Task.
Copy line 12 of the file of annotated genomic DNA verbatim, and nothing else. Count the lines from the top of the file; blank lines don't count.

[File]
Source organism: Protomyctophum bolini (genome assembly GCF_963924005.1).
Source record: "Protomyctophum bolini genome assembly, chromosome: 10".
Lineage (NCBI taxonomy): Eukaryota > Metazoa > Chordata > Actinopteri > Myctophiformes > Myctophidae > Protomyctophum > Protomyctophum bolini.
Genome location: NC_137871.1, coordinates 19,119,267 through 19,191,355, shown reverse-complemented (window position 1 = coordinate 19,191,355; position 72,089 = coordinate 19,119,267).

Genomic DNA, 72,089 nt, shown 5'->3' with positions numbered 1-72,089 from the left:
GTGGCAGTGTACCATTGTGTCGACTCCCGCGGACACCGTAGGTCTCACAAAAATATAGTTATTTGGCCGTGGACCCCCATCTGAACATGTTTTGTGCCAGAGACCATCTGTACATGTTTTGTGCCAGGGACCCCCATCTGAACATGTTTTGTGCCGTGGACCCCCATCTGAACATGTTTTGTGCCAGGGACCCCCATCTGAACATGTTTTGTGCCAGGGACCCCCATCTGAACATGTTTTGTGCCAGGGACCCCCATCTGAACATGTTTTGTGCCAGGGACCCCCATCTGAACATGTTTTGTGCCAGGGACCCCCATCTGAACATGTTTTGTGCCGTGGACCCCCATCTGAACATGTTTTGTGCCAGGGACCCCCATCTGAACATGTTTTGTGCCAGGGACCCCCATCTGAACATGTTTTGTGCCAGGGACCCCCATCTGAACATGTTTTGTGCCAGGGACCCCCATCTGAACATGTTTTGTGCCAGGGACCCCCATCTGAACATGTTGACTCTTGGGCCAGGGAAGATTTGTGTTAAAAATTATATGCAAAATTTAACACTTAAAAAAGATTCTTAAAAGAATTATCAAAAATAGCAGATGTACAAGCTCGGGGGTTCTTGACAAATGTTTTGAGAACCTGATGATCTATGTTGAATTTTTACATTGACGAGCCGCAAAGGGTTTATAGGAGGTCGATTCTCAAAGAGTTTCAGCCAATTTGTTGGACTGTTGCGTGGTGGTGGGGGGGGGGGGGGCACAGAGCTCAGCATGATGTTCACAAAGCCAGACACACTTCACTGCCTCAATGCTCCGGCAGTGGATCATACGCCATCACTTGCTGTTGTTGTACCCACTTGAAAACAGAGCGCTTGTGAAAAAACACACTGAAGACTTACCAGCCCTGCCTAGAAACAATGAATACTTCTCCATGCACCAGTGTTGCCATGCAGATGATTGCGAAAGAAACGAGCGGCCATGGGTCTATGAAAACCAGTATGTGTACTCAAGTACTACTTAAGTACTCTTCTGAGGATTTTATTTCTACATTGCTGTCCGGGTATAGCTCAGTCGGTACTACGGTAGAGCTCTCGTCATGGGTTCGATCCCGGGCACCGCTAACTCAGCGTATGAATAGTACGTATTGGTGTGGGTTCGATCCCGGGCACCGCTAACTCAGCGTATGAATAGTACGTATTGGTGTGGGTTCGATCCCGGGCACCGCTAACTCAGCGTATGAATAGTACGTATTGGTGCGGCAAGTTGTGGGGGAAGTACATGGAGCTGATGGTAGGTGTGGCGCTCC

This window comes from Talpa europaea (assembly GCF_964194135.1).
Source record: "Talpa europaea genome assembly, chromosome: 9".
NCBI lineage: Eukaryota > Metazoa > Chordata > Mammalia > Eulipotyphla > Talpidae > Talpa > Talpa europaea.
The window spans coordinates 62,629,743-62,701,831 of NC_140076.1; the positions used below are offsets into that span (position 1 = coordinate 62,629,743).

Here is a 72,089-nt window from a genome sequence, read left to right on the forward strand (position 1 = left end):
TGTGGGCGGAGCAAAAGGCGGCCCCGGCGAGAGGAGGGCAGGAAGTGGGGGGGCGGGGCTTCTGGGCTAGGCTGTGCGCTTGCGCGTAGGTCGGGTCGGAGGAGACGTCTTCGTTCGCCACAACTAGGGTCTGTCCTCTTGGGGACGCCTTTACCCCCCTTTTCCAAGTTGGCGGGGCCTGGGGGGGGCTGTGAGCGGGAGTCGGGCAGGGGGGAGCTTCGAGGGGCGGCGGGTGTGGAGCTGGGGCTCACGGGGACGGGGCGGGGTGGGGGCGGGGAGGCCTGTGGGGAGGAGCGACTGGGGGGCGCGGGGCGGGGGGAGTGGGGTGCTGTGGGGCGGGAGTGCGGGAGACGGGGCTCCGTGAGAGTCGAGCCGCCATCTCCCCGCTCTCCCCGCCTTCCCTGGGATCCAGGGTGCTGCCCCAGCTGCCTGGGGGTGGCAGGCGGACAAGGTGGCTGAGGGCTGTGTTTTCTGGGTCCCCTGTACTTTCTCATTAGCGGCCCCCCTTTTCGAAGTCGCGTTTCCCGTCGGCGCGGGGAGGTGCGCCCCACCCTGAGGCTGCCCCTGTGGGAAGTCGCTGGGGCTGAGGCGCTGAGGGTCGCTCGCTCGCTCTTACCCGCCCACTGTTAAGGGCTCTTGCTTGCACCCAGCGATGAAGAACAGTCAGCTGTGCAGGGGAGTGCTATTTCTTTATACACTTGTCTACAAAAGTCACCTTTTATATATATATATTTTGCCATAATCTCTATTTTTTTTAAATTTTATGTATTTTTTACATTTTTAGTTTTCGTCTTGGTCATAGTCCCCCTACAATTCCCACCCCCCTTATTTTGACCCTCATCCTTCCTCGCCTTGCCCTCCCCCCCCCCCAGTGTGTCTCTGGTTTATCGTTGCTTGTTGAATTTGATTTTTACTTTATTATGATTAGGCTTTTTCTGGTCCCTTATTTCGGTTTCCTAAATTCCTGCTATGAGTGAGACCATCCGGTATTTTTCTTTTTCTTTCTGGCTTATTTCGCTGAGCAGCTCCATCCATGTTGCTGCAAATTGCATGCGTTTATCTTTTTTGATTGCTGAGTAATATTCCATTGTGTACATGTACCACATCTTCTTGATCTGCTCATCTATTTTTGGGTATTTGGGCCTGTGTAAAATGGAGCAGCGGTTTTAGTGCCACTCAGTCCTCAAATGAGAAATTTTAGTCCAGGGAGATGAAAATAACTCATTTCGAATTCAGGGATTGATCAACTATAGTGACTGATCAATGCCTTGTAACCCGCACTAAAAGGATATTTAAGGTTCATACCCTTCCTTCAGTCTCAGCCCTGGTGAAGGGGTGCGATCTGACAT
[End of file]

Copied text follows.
TGTGGGCGGAGCAAAAGGCGGCCCCGGCGAGAGGAGGGCAGGAAGTGGGGGGGCGGGGCTTCTGGGCTAGGCTGTGCGCTTGCGCGTAGGTCGGGTCGGAGGAGACGTCTTCGTTCGCCACAACTAGGGTCTGTCCTCTTGGGGACGCCTTTACCCCCCTTTTCCAAGTTGGCGGGGCCTGGGGGGGGCTGTGAGCGGGAGTCGGGCAGGGGGGAGCTTCGAGGGGCGGCGGGTGTGGAGCTGGGGCTCACGGGGACGGGGCGGGGTGGGGGCGGGGAGGCCTGTGGGGAGGAGCGACTGGGGGGCGCGGGGCGGGGGGAGTGGGGTGCTGTGGGGCGGGAGTGCGGGAGACGGGGCTCCGTGAGAGTCGAGCCGCCATCTCCCCGCTCTCCCCGCCTTCCCTGGGATCCAGGGTGCTGCCCCAGCTGCCTGGGGGTGGCAGGCGGACAAGGTGGCTGAGGGCTGTGTTTTCTGGGTCCCCTGTACTTTCTCATTAGCGGCCCCCCTTTTCGAAGTCGCGTTTCCCGTCGGCGCGGGGAGGTGCGCCCCACCCTGAGGCTGCCCCTGTGGGAAGTCGCTGGGGCTGAGGCGCTGAGGGTCGCTCGCTCGCTCTTACCCGCCCACTGTTAAGGGCTCTTGCTTGCACCCAGCGATGAAGAACAGTCAGCTGTGCAGGGGAGTGCTATTTCTTTATACACTTGTCTACAAAAGTCACCTTTTATATATATATATTTTGCCATAATCTCTATTTTTTTTAAATTTTATGTATTTTTTACATTTTTAGTTTTCGTCTTGGTCATAGTCCCCCTACAATTCCCACCCCCCTTATTTTGACCCTCATCCTTCCTCGCCTTGCCCTCCCCCCCCCCCAGTGTGTCTCTGGTTTATCGTTGCTTGTTGAATTTGATTTTTACTTTATTATGATTAGGCTTTTTCTGGTCCCTTATTTCGGTTTCCTAAATTCCTGCTATGAGTGAGACCATCCGGTATTTTTCTTTTTCTTTCTGGCTTATTTCGCTGAGCAGCTCCATCCATGTTGCTGCAAATTGCATGCGTTTATCTTTTTTGATTGCTGAGTAATATTCCATTGTGTACATGTACCACATCTTCTTGATCTGCTCATCTATTTTTGGGTATTTGGGCCTGTGTAAAATGGAGCAGCGGTTTTAGTGCCACTCAGTCCTCAAATGAGAAATTTTAGTCCAGGGAGATGAAAATAACTCATTTCGAATTCAGGGATTGATCAACTATAGTGACTGATCAATGCCTTGTAACCCGCACTAAAAGGATATTTAAGGTTCATACCCTTCCTTCAGTCTCAGCCCTGGTGAAGGGGTGCGATCTGACAT